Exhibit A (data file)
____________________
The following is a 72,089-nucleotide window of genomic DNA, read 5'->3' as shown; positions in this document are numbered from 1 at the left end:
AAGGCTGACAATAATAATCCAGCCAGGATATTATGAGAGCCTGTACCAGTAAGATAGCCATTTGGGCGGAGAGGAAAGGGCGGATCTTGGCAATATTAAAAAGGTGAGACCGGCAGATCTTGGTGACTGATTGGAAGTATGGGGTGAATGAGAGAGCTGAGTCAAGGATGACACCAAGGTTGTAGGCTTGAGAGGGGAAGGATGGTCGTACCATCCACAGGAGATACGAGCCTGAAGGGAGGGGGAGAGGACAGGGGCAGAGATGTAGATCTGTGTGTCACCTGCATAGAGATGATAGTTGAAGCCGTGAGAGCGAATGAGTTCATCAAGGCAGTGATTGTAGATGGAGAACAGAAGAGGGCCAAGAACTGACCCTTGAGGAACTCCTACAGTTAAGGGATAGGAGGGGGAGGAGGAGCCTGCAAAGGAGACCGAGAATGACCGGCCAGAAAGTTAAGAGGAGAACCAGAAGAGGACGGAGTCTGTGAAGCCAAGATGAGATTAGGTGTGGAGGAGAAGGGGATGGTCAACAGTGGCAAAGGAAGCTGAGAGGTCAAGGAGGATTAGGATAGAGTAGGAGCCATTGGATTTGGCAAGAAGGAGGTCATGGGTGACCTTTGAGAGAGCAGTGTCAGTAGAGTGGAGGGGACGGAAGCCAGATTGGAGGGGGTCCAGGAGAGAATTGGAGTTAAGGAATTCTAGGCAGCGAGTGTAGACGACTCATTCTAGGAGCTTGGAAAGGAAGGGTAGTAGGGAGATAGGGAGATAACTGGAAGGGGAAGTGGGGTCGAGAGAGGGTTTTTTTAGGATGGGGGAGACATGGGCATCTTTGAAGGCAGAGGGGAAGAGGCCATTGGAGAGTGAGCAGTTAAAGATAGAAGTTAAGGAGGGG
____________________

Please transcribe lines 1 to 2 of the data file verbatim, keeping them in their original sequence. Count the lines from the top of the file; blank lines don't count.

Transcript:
The following is a 72,089-nucleotide window of genomic DNA, read 5'->3' as shown; positions in this document are numbered from 1 at the left end:
AAGGCTGACAATAATAATCCAGCCAGGATATTATGAGAGCCTGTACCAGTAAGATAGCCATTTGGGCGGAGAGGAAAGGGCGGATCTTGGCAATATTAAAAAGGTGAGACCGGCAGATCTTGGTGACTGATTGGAAGTATGGGGTGAATGAGAGAGCTGAGTCAAGGATGACACCAAGGTTGTAGGCTTGAGAGGGGAAGGATGGTCGTACCATCCACAGGAGATACGAGCCTGAAGGGAGGGGGAGAGGACAGGGGCAGAGATGTAGATCTGTGTGTCACCTGCATAGAGATGATAGTTGAAGCCGTGAGAGCGAATGAGTTCATCAAGGCAGTGATTGTAGATGGAGAACAGAAGAGGGCCAAGAACTGACCCTTGAGGAACTCCTACAGTTAAGGGATAGGAGGGGGAGGAGGAGCCTGCAAAGGAGACCGAGAATGACCGGCCAGAAAGTTAAGAGGAGAACCAGAAGAGGACGGAGTCTGTGAAGCCAAGATGAGATTAGGTGTGGAGGAGAAGGGGATGGTCAACAGTGGCAAAGGAAGCTGAGAGGTCAAGGAGGATTAGGATAGAGTAGGAGCCATTGGATTTGGCAAGAAGGAGGTCATGGGTGACCTTTGAGAGAGCAGTGTCAGTAGAGTGGAGGGGACGGAAGCCAGATTGGAGGGGGTCCAGGAGAGAATTGGAGTTAAGGAATTCTAGGCAGCGAGTGTAGACGACTCATTCTAGGAGCTTGGAAAGGAAGGGTAGTAGGGAGATAGGGAGATAACTGGAAGGGGAAGTGGGGTCGAGAGAGGGTTTTTTTAGGATGGGGGAGACATGGGCATCTTTGAAGGCAGAGGGGAAGAGGCCATTGGAGAGTGAGCAGTTAAAGATAGAAGTTAAGGAGGGG